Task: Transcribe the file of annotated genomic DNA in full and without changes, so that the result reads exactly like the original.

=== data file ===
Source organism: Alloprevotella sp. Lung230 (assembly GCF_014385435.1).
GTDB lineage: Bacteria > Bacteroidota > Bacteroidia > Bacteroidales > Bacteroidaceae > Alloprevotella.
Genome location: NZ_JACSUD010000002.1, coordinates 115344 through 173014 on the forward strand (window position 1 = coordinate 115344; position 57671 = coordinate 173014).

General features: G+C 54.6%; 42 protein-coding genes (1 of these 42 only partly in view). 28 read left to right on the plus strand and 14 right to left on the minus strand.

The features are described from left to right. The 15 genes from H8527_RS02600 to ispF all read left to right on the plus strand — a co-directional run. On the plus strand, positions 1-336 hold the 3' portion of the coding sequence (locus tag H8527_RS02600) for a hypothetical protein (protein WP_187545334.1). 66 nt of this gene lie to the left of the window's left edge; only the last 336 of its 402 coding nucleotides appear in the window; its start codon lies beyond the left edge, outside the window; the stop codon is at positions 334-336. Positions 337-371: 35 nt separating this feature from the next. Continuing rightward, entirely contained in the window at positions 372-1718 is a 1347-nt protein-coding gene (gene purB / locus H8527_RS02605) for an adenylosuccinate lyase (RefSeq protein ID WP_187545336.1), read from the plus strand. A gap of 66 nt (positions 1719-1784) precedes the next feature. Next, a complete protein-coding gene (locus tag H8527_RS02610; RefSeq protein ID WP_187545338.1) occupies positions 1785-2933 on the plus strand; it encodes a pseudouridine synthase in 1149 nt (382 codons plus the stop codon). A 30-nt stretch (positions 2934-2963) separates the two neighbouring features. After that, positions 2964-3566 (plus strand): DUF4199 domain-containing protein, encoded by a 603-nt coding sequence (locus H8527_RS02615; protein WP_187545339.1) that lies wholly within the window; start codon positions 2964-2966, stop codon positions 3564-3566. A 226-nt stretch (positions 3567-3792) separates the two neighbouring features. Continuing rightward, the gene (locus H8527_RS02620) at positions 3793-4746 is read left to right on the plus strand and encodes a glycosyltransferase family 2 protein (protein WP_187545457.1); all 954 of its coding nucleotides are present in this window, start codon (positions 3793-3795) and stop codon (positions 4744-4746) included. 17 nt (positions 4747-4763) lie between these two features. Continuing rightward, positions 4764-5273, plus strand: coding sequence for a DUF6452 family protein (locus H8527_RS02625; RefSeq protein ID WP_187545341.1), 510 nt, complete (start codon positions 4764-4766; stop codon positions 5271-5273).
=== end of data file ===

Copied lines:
Source organism: Alloprevotella sp. Lung230 (assembly GCF_014385435.1).
GTDB lineage: Bacteria > Bacteroidota > Bacteroidia > Bacteroidales > Bacteroidaceae > Alloprevotella.
Genome location: NZ_JACSUD010000002.1, coordinates 115344 through 173014 on the forward strand (window position 1 = coordinate 115344; position 57671 = coordinate 173014).

General features: G+C 54.6%; 42 protein-coding genes (1 of these 42 only partly in view). 28 read left to right on the plus strand and 14 right to left on the minus strand.

The features are described from left to right. The 15 genes from H8527_RS02600 to ispF all read left to right on the plus strand — a co-directional run. On the plus strand, positions 1-336 hold the 3' portion of the coding sequence (locus tag H8527_RS02600) for a hypothetical protein (protein WP_187545334.1). 66 nt of this gene lie to the left of the window's left edge; only the last 336 of its 402 coding nucleotides appear in the window; its start codon lies beyond the left edge, outside the window; the stop codon is at positions 334-336. Positions 337-371: 35 nt separating this feature from the next. Continuing rightward, entirely contained in the window at positions 372-1718 is a 1347-nt protein-coding gene (gene purB / locus H8527_RS02605) for an adenylosuccinate lyase (RefSeq protein ID WP_187545336.1), read from the plus strand. A gap of 66 nt (positions 1719-1784) precedes the next feature. Next, a complete protein-coding gene (locus tag H8527_RS02610; RefSeq protein ID WP_187545338.1) occupies positions 1785-2933 on the plus strand; it encodes a pseudouridine synthase in 1149 nt (382 codons plus the stop codon). A 30-nt stretch (positions 2934-2963) separates the two neighbouring features. After that, positions 2964-3566 (plus strand): DUF4199 domain-containing protein, encoded by a 603-nt coding sequence (locus H8527_RS02615; protein WP_187545339.1) that lies wholly within the window; start codon positions 2964-2966, stop codon positions 3564-3566. A 226-nt stretch (positions 3567-3792) separates the two neighbouring features. Continuing rightward, the gene (locus H8527_RS02620) at positions 3793-4746 is read left to right on the plus strand and encodes a glycosyltransferase family 2 protein (protein WP_187545457.1); all 954 of its coding nucleotides are present in this window, start codon (positions 3793-3795) and stop codon (positions 4744-4746) included. 17 nt (positions 4747-4763) lie between these two features. Continuing rightward, positions 4764-5273, plus strand: coding sequence for a DUF6452 family protein (locus H8527_RS02625; RefSeq protein ID WP_187545341.1), 510 nt, complete (start codon positions 4764-4766; stop codon positions 5271-5273).